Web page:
For Valentine’s Day I made the mistake of offering to make truffles and homemade caramel and took orders for these delicious delights. Of course, everything sounded fun, until I noticed I had an essay due the Friday before and an exam the Monday after Valentine’s weekend. The result was spending, an entire day in the kitchen trying to make truffles and caramel.
Let’s start with the caramel(I will talk about the truffles on Saturday), since it was much less successful. To sum up my suck-cess: I had to make them twice, broke a spatula and almost lost a glass baking dish.
I don’t know how well you can see, but my spatula is broken in half. And the caramel in that pan is rock solid and set in the pan. I had to soak the pan in hot water for days before I got my pan back.
Regardless of the insanity induced by making caramel, the process is quite fun. I got the recipe out of my Betty Crocker cookbook. (A wedding gift that I just rediscovered, we’ve been married 3 1/2 years.) It is amazing to see the few ingredients needed turn into what should be yummy caramel if I could figure out what I am doing wrong.
You just add all the ingredients (sugar, butter, whipping cream and corn syrup) into a 3 qt. pot. The size is very important, for some reason.
Eventually, it will start to look like this, which I think it crazy and awesome. Then you stir some more.
And keep stirring.
Finally, you can pour it into a greased baking dish and let the caramel goo cool for two hours. Or over night. But then when you wake up in the morning, your caramel is so hard that you can do nothing to remove the caramel rock from your dish.
And then Saturday morning, when you wanted to be sleeping in, you get up and start over.
You add the same ingredients to the 3 qt. pot, only this time you add some chocolate (because that is what I was supposed to make in the first place). And you let your caramel mixture come to a boil while you stir.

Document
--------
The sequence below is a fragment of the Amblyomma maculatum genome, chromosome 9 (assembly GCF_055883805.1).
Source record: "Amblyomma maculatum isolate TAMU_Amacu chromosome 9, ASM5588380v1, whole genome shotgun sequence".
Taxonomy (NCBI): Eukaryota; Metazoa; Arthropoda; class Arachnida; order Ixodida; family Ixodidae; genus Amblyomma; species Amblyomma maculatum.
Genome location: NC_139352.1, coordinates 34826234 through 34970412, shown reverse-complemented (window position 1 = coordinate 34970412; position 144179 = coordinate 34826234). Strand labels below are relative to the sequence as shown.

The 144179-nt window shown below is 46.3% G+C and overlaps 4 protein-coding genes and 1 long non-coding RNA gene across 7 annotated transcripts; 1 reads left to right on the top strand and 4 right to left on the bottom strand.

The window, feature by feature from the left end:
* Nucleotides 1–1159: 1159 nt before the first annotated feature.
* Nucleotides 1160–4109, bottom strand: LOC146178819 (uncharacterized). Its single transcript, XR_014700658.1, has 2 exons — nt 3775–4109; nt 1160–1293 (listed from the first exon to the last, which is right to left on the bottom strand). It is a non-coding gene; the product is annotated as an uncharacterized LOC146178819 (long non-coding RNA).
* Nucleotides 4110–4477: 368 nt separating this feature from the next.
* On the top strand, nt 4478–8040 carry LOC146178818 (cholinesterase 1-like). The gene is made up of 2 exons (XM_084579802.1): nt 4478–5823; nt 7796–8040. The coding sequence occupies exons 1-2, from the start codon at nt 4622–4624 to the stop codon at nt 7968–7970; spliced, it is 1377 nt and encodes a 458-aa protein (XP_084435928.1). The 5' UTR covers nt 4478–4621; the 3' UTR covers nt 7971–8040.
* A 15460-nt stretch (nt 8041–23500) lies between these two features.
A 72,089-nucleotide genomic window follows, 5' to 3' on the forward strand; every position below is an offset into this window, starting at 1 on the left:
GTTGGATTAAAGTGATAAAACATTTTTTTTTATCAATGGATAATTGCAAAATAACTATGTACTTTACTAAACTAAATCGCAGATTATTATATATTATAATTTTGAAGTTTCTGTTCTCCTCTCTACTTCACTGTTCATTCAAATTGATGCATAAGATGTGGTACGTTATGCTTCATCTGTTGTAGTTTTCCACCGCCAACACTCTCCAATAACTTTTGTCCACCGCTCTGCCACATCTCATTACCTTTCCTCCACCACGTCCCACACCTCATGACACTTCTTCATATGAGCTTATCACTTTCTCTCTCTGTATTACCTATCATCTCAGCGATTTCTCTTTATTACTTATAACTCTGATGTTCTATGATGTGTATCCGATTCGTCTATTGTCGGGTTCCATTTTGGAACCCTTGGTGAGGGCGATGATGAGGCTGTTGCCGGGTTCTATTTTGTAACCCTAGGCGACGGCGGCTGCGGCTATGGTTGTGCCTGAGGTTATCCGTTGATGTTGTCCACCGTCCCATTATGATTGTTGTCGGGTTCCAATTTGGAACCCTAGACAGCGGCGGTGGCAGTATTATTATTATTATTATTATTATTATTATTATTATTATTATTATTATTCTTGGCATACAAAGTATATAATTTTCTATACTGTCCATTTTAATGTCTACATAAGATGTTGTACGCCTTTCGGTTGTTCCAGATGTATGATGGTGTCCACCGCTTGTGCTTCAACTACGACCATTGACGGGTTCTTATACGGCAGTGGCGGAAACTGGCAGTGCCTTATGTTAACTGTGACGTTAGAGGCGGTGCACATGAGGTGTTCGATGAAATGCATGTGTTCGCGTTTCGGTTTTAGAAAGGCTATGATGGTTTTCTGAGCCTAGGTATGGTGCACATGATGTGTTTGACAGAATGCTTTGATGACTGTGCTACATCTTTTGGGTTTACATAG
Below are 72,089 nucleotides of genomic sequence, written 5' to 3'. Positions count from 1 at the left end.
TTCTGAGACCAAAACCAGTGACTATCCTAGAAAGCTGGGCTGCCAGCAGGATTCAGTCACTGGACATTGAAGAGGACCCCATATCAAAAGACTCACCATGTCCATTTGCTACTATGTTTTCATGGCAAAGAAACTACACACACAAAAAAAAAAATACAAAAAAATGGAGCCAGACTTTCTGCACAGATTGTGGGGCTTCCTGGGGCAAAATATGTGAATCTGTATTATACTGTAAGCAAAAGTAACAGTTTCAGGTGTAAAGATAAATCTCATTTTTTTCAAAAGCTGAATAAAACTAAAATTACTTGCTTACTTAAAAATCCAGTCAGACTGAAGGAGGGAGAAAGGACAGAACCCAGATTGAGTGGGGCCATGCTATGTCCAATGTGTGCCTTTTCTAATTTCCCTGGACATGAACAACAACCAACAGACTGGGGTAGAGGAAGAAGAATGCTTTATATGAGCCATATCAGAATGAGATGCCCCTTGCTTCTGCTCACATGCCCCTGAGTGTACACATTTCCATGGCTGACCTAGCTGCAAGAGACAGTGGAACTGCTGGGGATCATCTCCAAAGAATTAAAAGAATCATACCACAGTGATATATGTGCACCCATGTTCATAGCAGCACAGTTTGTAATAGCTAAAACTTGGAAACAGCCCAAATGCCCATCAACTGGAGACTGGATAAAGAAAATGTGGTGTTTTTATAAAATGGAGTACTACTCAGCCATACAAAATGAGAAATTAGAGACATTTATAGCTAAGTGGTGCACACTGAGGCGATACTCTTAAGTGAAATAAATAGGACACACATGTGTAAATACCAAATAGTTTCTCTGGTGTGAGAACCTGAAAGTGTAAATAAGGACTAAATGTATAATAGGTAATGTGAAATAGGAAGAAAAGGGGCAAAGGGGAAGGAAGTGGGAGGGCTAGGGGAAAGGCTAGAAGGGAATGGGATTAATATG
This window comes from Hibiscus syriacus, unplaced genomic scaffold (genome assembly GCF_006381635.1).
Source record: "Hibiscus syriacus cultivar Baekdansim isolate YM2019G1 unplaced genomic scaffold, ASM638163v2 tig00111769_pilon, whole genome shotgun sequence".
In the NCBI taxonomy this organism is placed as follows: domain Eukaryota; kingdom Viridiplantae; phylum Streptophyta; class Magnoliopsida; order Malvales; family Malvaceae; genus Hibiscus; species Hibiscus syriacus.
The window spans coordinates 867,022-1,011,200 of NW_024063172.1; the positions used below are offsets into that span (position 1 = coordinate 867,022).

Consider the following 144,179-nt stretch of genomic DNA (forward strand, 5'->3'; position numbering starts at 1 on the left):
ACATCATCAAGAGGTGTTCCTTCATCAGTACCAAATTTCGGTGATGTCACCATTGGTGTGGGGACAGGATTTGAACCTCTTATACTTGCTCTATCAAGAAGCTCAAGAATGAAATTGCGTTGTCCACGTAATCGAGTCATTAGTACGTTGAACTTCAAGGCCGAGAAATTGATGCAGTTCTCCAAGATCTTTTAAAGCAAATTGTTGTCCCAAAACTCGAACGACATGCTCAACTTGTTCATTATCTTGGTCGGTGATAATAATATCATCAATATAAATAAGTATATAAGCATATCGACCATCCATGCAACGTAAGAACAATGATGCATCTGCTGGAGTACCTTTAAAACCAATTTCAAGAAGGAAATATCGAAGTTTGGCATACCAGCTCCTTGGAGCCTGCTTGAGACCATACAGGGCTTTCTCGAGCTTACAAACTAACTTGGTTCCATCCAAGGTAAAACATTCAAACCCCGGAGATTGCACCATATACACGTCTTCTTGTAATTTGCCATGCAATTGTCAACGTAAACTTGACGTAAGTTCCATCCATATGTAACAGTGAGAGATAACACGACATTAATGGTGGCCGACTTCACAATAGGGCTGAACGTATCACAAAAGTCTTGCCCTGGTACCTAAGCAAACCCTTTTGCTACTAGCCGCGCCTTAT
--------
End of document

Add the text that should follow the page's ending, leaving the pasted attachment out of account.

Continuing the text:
And stir…and you know the drill.
Keep stirring. Important: The trick is to pour the caramel into the pan as soon as it reaches the right temperature. The best way to do this, a candy thermometer. But who has one of those? I don’t. So the next best thing, according to Betty Crocker, is the Cold-Water Test. With the caramel, you want it pour it into a dish at 245° F. If you don’t have a candy thermometer, drop some of your caramel into a glass of cold water. If it makes a firm ball that will hold its shape until pressed, you have apparently reached the right temperature. I don’t know though. I still think I messed something up.
Then you get to pour your bubbling goo of caramel into a 8x8in or 9x9in square baking dish. Dish size is important as well. Then let it cool for two hours and some how manage to get you caramel out of the pan.
I actually suggest pulling your caramel out sooner, as it starts to harden really quickly. Then cut your caramel into pieces.
Ms. Crocker says to use scissors because it will be easier than cutting it with a kitchen knife.
Um, I say lay your soon to be caramel-crete on a cutting board, don some protective goggles and just hit the caramel with a butcher knife and it will break into pieces. Neither cutting with knife nor scissor worked for me. Oh and be prepared to walk out of your kitchen covered in caramel dust and shrapnel, which could be good news for a caramel loving husband or boyfriend. (Warning, this may not be the safest advice and you should proceed cautiously while breaking your caramel.)
The result:A bunch of chunks of hard candy caramel.
I definitely imagined soft caramels, so I don’t know if I did something wrong or if I just didn’t know what I was getting into. The caramel is pretty good though. If you drool all over it for a minute it gets kind of chewy.
Here is the full recipe, proceed without rigid expectations.
- 2 cups of sugar
- 1/2 cup of butter or margarine
- 2 cups of whipping (heavy) cream
- 3/4 cup of light corn syrup
- Grease the bottom and the sides of your square baking dish (8×8 or 9×9 will work) with butter.
- In a 3 quart saucepan, heat all the ingredients to boiling over a medium heat. Stir constantly.
- Boil for 35 minutes, stirring frequently, until the candy reaches 245°F on a candy thermometer. (See above for cold-water test)
- Once the candy reaches 245ºF, immediately pour into the baking dish.
- Cool completely, a little less than 2 hours.
- Some how manage to break apart.
- Store candy in airtight container.
If you try this recipe, good luck. Then comment and let me know if you figure out the secret.
Come back for the truffle recipe on Saturday.
-Sarah, One Curly Mama